Morgan Pielli’s Pile of Minis 6/9/11

The pile continues to smother me in her inky embrace; once more I reach my dusty mit into her toothy hide and pluck free three mini-comics at random.

Water and Fall by Martine Workman

If today’s review had a theme, it would be “experimental,”which can run the gamut from beautiful to pretentious. Happily Water and Fall belongs to the former. This mini reads more like a sketchbook or an illustration series than a comic. Indeed, upon exploring the artist’s website, it seems that the author considers this to be a sort of ‘zine.

Regardless, it is a lovely little book A meditation on the title, artist Martine Workman draws in delicate lines of blue and white. Some pages bustle with activity while others isolate a lone figure or shape. There is a solemn quality that I very much enjoyed.

That said, this is not a book I would recommend to those who prefer their comics to be narrative. While there IS a sort of narrative, it is very subtle; functioning more as a leitmotif. I WOULD recommend Water and Fall to those who enjoy work that is experimental and aesthetically daring. This is a gorgeous book filled with haunting imagery. I found myself flipping through it repeatedly, finding new elements that captured my attention each time.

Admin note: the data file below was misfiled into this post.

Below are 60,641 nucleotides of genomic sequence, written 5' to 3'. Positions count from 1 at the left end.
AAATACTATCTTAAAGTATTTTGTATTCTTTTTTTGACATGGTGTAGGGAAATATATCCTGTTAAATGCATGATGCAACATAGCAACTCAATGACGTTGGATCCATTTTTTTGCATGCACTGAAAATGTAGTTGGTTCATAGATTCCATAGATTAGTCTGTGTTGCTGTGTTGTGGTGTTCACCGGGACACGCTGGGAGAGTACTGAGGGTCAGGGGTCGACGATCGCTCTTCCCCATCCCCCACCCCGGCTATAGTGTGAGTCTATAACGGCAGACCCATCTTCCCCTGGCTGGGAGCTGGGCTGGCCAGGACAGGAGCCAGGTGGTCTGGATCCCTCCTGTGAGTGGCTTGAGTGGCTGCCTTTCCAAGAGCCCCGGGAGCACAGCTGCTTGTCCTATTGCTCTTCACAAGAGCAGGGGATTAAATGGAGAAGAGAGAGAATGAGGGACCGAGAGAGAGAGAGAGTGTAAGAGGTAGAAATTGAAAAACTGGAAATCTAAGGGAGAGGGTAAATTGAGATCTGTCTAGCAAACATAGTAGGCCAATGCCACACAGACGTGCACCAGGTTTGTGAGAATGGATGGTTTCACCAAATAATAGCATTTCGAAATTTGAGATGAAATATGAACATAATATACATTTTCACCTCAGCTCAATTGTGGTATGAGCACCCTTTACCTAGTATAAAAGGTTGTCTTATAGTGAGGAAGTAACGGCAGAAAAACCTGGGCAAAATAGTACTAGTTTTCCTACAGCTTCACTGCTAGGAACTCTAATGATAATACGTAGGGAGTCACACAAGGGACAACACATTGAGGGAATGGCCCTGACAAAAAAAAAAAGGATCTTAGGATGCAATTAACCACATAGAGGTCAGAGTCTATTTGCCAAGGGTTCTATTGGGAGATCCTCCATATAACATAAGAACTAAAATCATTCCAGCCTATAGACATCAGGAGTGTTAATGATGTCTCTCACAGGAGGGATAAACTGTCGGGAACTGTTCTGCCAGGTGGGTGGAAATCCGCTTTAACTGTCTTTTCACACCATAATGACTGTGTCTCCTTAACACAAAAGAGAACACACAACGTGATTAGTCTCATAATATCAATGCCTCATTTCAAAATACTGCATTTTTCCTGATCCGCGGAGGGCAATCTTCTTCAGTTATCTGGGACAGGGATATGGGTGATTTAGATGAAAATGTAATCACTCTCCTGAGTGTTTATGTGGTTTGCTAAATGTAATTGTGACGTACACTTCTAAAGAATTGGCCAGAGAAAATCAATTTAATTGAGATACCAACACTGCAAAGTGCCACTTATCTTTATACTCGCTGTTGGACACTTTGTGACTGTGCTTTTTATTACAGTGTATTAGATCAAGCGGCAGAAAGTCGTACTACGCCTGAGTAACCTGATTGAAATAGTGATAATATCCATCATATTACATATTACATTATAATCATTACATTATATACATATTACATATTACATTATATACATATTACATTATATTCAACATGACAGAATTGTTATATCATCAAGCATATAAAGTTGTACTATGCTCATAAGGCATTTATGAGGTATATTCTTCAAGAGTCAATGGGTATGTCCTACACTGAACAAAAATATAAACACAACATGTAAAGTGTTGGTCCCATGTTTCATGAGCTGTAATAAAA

Strings Attached Presents: Amy’s Birthday Party by Ali Solomon

In stark contrast to Workman’s expressionistic comic we have a collection of newspaper-style comic strips. Ali Solomon’s series follows the adventures of a tight-knit group of friends. The strips in this book all revolve around the main character’s birthday party.

The series is gag based, and while it largely succeeds in what it sets out to do, the book would have benefited from a more ambitious take on the theme. I like the idea of doing a strip collection that revolves around a single event, but I would have preferred to have seen that event explored in more depth, and perhaps told in a fashion that isn’t so rigidly linear. Also, while the large cover art looks very nice on this square-shaped book, this formatting choice does a disservice to the strips within. They don’t really fit this shape, leaving a lot of empty space in between. Repackaging strips into a mini comic is generally a tough sell (IMO). While this is a valiant attempt, and I applaud Solomon for leaving her comfort zone, it still doesn’t quite feel cohesive.